Ar’n’t I a Woman by Deborah Gray White, and Plantation Mistresses by Catherine Clinton

Monograph Paper

From historical times, women have been at the center of attention for one reason or another. This monograph paper examines two women-based studies dealing with historical women issues. The two books analyzed here are, Ar’n’t I a Woman by Deborah Gray White, and Plantation Mistresses, by Catherine Clinton. The two books talk of women suffering; however, the women in Deborah White’s book suffered and faced more challenges and difficulties than those in Clinton’s book.

Ar’n’t I a Woman

In the history of slavery, especially North American slavery, a particular group of people suffered the greatest deplorable situations and that is African-American slave women. Despite this group standing out courtesy to its great suffering, many historians chose to focus on their male counterparts who did not suffer greatly as the women did. This fact might have led Deborah White to come up with this masterpiece.

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To cap it, Deborah makes it clear that, “men played the dominant role in slave society…Most recently light has finally begun to be shed on women. Emphasis of recent literature on slavery has been on negating Samboism” (White 21-22). The thesis revolves around exploring the female slavery, bringing to light the challenges that these people went through at the same time demystifying long held flawed notions that society has come to accept about female slavery.

From the flawed notion that women were out to get a lover, everyone down looked women. White posits that, “Slavery is terrible for men: but it is far more terrible for women” (White 62). Women slaves did a lot of work just like any other slave; moreover, they had to face the challenge of bearing children, facing overcoming biting challenges that come with motherhood.

Bearing children was not a choice as many people think; no, it was a requirement from the masters so that there would be sustainable labor force throughout. Moreover, there was the ever present challenge of sexual abuse as White indicates that, “From the very beginning of a woman’s enslavement she had to cope with sexual abuse, abuse made legitimate by the conventional wisdom that black women were promiscuous Jezebels” (White 89).

As girls entered their teenage, they had to stay close to their mothers and other women to learn how to handle issues in slavery world. By late teenage, one was expected to give birth and if she could not bear children due to one reason or the other, she would be sold to other slave owners.

Barrenness destroys the ego of a woman; however, in addition to her broken and shattered personality, a barren woman had to face the challenge of living away from her relatives. This was more than brutality; it was suicidal. By robbing a barren woman, what she had; that is, a family to lean on, was tantamount to terminating her life.

A typical woman had to work in the fields like her male counterpart, cook, and take care of her family. Additionally, she had to protect her family because the husbands could not become defensive for fear of victimization on grounds of rebellion. It is unbelievable that women had to work even whilst pregnant.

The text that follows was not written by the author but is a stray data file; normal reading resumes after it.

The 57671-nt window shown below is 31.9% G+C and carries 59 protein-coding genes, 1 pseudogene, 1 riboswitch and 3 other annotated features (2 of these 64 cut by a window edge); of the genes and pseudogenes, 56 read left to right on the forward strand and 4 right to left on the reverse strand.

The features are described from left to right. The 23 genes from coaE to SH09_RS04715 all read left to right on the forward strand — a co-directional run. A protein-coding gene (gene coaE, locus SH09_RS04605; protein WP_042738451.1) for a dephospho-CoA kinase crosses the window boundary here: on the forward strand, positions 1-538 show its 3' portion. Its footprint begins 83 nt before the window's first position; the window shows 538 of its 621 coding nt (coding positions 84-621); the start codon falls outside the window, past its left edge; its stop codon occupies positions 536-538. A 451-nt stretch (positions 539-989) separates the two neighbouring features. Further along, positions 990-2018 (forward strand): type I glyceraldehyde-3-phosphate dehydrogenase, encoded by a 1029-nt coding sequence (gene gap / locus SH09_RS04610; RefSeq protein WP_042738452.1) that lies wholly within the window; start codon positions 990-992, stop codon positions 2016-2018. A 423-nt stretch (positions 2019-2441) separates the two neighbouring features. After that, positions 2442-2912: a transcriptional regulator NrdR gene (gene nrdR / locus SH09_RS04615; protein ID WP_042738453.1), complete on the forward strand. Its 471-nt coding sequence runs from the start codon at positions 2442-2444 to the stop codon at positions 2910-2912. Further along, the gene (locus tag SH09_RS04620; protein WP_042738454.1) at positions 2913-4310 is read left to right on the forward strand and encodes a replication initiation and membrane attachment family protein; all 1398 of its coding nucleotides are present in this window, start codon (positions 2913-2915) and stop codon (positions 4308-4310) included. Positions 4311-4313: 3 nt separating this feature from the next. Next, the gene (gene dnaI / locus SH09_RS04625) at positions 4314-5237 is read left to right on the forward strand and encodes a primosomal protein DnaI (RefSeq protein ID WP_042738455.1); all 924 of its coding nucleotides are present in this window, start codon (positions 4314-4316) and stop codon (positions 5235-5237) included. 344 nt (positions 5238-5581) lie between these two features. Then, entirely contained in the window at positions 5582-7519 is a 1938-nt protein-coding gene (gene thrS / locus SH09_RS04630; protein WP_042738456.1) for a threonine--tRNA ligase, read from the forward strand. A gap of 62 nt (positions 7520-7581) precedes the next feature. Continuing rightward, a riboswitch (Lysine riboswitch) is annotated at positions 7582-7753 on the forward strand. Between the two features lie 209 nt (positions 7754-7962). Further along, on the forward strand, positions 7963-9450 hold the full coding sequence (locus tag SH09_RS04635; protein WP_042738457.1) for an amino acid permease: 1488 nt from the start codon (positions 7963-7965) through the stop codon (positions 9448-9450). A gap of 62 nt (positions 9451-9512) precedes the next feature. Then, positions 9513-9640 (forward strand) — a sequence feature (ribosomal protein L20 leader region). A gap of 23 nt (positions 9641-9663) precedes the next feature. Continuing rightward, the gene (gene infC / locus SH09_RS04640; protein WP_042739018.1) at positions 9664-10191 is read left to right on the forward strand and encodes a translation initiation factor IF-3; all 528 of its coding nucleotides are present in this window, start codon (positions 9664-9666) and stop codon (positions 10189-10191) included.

White posits that, “They were the only women in America who were sexually exploited with impunity, stripped and whipped with a lash, and worked like oxen” (White 132). Despite these challenges, these women still endured to see the light of abolishment of slave trade as the Civil war commenced.

Plantation Mistresses

This masterpiece serves as a link between the blemished notions about southern white women and the reality or at least logical explanation of how these people were. Clinton focuses on elite women, married to plantation and slave owners in the South. Despite the fact, that many people assumed that these women lived good life by virtue of being wives of slave owners, Clinton posits that, “These women were merely prisoners in disguise” (Clinton 109). They encountered the abomination of slavery sometimes suffering like slaves.

These women lived isolated and restricted lives; they could not study as they were expected to remain back home to look after children and manage homes. Theirs was a life full of untold loneliness and probably this is what led many to laudanum addiction.

However indirectly, slavery affected these women as Clinton posits that, “Patriarchy was the bedrock upon which the slave society was founded, and slavery exaggerated the pattern of subjugation that patriarchy had established” (Clinton 6). This implies that women were there to be seen not to be heard and this amounted to slavery.

They lost their ability to make decisions concerning their lives. This “ensured that a woman remained as securely bound to the land as her husband’s other property…Every woman was an island, isolated unto herself” (Clinton 179). Clinton’s argument is that plantation mistresses remained incapacitated dupes of the mythos of their culture and finesse that plantation owners developed.


These two groups of women suffered oppression and had to deal with different challenges. However, Women in Deborah White’s work suffered greater challenges and difficulties than women in Catherine Clinton’s work. The fact that the former were slaves whilst the former were wives to slave owners qualifies this conclusion supporting the thesis at the beginning of the paper that, the women in Deborah White’s book suffered and faced more challenges and difficulties than those in Clinton’s book.

Works Cited

Clinton, Catherine. “The Plantation Mistress: Woman’s World in the Old South.” New York: Pantheon Books, 1982.

White, Deborah. “Ar’n’t I a Woman?: Female Slaves in the Plantation South.” New York: W.W. Norton & Co. Inc. 1999.


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